Elvis Costello's name comes up often when discussing artists who even the diehardest fans, myself included, have stopped listening to with any consistency, though I think most have held out much longer than our friend RichD has, as you can see from his comment on yesterday's post.
"In my ears...in my head...in my musical taste-buds...something happened to me and Elvis Costello after Armed Forces. I loved Armed Forces! But after that...well, my brain started to perceive his voice as...what? I don't know...something stinky. Foul"
A certain something was lost when Bruce Thomas left and the Attractions became The Imposters. Not just the brilliant bass playing. It was as if Thomas' departure opened up a big ol' box of hats and suddenly Costello had the freedom to try all of them on. Problem is, Bruce Thomas now seems like the guy who might have said, "Yo El! That hat looks stupid on you. Don't go outside." From the sound of Costello's post-Bruce Thomas work, he didn't listen.
Starting with 1989's label change from Columbia to Warner Brothers and the release of "Spike," each release from Elvis Costello became increasingly more unpleasant and demanding and at their worst, completely joyless. The last two on WB with Thomas, "Brutal Youth" and "All This Useless Beauty" are as good as anything in Costello's career, even though both were slapped together from old and new material. I happen to like "The Juliet Letters," "The Delivery Man," and "Secret, Profane & Sugarcane" and I truly adore the Bacharach collaboration "Painted From Memory," the Allen Toussaint collaboration "The River In Reverse" and the record no one believes exists "Momofuku," an absolute return to rocking form. But I'll be the first to admit, these records can be a chore.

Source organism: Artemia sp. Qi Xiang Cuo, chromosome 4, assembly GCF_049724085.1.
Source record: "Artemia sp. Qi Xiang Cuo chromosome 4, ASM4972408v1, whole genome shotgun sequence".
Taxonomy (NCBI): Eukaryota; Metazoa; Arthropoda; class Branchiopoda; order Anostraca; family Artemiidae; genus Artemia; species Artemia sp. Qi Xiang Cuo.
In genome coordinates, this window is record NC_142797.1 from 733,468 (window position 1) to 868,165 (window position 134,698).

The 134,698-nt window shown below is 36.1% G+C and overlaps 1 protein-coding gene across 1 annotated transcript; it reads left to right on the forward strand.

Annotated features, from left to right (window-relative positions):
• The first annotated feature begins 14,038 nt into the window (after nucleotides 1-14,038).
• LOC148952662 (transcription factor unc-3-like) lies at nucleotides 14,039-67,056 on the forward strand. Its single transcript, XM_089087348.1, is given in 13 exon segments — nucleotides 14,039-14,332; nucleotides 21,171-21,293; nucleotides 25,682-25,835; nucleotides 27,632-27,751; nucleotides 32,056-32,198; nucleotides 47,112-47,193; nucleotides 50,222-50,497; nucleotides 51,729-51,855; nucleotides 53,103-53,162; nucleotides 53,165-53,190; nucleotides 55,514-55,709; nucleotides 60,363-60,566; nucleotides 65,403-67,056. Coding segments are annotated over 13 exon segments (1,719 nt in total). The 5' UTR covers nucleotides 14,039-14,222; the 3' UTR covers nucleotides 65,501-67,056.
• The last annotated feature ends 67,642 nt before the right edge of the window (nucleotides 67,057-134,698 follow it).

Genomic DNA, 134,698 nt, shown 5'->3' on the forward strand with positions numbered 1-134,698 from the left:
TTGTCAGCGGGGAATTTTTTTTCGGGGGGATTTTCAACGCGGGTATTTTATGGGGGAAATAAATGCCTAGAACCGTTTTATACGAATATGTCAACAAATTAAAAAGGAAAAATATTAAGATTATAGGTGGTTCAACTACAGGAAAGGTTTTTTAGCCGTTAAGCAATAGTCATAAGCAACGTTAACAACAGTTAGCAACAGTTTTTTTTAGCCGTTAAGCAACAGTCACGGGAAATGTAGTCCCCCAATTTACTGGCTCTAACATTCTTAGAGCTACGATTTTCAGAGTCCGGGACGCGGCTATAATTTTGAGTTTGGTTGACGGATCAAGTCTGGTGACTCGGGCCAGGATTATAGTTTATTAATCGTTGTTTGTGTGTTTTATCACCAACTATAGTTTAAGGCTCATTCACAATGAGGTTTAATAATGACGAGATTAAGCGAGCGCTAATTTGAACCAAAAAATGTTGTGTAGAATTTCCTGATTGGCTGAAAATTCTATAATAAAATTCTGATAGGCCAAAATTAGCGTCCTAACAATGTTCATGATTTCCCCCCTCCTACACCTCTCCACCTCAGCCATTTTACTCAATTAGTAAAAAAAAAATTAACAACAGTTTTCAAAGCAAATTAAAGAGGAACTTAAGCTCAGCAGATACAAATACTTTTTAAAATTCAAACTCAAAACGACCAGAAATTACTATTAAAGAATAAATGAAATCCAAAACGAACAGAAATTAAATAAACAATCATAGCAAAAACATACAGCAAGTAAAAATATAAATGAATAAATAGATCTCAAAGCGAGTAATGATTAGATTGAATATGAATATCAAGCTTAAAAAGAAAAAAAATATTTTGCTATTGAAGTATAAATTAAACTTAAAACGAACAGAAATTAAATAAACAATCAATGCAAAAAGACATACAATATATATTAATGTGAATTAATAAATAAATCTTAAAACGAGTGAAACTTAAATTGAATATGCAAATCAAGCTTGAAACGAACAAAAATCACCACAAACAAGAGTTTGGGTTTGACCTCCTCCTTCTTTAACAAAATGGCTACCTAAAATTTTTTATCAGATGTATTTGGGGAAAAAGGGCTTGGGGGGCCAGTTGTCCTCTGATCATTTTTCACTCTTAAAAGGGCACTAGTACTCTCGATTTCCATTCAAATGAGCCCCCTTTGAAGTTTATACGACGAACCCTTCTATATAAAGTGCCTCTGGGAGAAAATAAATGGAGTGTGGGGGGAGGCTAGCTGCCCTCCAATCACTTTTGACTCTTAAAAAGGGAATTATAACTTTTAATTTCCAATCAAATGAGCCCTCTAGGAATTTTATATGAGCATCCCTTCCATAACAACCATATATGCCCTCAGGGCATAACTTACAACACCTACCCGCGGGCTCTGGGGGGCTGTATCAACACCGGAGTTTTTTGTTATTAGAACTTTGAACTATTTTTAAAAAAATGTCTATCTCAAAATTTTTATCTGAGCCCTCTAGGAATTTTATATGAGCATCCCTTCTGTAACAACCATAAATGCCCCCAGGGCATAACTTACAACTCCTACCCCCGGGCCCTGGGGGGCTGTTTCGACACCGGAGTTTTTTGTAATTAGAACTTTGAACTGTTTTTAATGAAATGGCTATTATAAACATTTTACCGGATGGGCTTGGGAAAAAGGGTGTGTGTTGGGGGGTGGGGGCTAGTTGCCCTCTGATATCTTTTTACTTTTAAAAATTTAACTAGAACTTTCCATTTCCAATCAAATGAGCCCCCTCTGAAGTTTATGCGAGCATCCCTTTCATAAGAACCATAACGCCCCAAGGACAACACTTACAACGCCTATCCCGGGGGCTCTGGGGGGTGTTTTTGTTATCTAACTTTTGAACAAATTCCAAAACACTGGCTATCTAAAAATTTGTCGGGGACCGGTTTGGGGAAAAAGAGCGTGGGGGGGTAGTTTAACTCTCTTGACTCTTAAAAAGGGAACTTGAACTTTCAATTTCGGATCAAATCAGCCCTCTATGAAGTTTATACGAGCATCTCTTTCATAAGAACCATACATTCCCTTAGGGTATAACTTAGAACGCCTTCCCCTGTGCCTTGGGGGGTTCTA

Yesterday's comments weren't the only inspiration for today's follow-up. I listened to Costello's "National Ransom," his 2010 release produced T-Bone Burnett. It made me angry. I didn't like it when I first heard it five years ago. But I found a vinyl copy and went into it fresh, even excitedly. It's crap. It sounds like crap, as if you were listening to the whole thing with dust on your stylus. E.C's vocals sound forced and uncomfortable and the songs themselves try way too hard. Even "The Juliet Letters," a recording made with a string quartet, sounds more sincere and Costello-like than the scrambled mess that is "National Ransom." This record, for me, exemplifies the reasons for Costello's once loyal fanbase, to take a hike, though of course, as RichD has proven, it happened many years prior for some.
These aforementioned records, even with the many highs, suffer from being incredibly pretentious. (I won't even mention the classical releases or the Mingus records.) I love the man, and yet I completely understand why many fans have become estranged. Listening to Elvis Costello records have become work. It's a job you don't want to go to, but know you have to.
Another friend challenged me to come up with Costello's 10 Best Songs since 2001. (Talk about a job you don't want to go to.)
In random order, I chose these.
When It Sings
River In Reverse
Song With Rose
No Hiding Place
Sugar Won't Work
American Gangster Time
Look them up, if you care. Something tells me, most of you don't.
For your listening pleasure, here is the song that annoys me most from "National Ransom." Try staying until the whistling, and then you're free to throw a coffee mug against the wall.
I refuse to give up on Elvis Costello, just as I have refused to give up on McCartney, Bowie and so many others legends who seems to get tossed aside so casually, as if they were only as good as their last release. Their brilliant contribution to music far outweighs their missteps, though I may never forgive the Stones for "Dirty Work" and "Voodoo Lounge."